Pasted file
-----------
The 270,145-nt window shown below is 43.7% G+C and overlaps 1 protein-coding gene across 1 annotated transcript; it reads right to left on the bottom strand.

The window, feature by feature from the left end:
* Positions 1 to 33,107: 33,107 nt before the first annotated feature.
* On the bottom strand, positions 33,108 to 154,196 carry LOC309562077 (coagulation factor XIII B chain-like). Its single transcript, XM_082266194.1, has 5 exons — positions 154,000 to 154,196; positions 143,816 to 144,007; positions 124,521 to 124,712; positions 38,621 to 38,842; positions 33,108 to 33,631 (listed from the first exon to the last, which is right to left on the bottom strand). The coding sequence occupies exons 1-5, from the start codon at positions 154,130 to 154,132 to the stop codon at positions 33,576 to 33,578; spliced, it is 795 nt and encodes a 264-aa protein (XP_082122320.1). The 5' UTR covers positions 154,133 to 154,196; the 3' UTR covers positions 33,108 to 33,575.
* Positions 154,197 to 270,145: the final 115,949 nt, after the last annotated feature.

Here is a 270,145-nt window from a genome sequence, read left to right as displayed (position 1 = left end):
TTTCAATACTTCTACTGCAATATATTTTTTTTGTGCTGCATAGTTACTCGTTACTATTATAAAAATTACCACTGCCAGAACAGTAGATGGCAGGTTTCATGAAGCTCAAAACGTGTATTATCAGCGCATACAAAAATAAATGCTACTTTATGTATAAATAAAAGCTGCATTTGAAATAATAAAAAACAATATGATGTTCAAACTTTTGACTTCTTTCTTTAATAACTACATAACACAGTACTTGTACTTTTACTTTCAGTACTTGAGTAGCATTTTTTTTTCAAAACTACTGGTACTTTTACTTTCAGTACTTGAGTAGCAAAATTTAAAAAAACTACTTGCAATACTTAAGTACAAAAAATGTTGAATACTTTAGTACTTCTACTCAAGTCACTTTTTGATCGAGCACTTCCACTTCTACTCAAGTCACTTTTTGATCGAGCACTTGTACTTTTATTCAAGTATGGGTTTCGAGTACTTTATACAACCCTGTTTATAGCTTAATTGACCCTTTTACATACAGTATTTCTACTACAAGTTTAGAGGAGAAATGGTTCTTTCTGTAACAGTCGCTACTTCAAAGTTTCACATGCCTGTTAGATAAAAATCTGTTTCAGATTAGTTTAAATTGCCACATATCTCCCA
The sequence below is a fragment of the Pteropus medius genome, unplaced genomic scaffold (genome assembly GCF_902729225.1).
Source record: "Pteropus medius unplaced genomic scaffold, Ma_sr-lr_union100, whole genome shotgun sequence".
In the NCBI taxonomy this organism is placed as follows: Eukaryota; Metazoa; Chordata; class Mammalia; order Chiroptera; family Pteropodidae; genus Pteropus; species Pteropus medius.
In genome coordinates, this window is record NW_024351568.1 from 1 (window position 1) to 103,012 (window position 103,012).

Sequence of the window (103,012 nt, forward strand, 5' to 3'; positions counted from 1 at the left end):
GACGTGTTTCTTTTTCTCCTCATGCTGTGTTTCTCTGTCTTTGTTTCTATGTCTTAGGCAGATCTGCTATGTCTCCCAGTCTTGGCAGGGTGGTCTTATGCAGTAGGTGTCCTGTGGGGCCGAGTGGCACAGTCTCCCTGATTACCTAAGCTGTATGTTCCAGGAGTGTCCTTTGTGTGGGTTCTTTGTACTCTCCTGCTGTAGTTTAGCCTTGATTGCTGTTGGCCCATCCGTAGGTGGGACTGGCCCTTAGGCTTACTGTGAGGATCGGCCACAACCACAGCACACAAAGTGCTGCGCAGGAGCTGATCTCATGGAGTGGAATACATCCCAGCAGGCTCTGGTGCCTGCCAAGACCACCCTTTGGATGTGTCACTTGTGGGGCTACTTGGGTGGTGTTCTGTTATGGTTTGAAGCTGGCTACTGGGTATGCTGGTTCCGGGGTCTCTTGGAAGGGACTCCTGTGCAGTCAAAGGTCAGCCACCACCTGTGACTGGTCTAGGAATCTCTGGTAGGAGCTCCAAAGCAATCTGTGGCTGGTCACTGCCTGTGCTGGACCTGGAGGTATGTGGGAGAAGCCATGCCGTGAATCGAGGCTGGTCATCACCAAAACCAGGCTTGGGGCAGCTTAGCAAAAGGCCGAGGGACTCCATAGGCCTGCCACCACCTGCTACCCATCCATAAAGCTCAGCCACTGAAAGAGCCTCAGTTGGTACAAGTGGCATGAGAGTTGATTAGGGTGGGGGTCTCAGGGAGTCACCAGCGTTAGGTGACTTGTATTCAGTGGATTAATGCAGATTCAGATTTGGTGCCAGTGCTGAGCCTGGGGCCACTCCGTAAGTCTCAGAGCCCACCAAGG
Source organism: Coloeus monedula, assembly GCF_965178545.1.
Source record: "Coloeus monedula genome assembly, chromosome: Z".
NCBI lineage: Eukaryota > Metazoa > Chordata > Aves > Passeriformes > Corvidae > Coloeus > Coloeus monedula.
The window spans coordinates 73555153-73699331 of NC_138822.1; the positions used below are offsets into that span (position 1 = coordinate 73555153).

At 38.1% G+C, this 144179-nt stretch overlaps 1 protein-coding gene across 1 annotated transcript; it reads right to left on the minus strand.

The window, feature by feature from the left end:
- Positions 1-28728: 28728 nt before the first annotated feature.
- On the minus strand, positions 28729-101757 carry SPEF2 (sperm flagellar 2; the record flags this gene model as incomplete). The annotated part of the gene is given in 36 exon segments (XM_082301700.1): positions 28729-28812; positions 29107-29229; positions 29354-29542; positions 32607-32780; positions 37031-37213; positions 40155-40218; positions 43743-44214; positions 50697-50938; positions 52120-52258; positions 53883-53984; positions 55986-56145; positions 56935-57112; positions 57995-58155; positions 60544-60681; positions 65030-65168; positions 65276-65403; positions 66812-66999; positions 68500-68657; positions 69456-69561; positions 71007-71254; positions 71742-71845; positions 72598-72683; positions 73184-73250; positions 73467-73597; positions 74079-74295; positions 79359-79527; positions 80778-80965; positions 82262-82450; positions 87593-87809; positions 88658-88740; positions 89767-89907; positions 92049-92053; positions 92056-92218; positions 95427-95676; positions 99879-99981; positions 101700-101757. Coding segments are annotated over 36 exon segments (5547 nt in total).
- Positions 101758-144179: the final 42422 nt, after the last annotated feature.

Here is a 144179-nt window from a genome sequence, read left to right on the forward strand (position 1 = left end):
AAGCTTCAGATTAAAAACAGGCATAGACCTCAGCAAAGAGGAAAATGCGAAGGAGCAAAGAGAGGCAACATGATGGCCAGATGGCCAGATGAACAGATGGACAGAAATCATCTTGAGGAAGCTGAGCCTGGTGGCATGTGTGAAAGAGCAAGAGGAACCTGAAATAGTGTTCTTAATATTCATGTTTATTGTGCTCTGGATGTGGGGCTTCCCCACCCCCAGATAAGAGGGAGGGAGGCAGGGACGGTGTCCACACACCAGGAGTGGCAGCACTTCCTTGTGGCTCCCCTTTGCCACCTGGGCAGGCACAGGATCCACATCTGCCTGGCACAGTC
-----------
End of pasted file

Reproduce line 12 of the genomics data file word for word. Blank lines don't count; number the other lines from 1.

Sequence of the window (103,012 nt, forward strand, 5' to 3'; positions counted from 1 at the left end):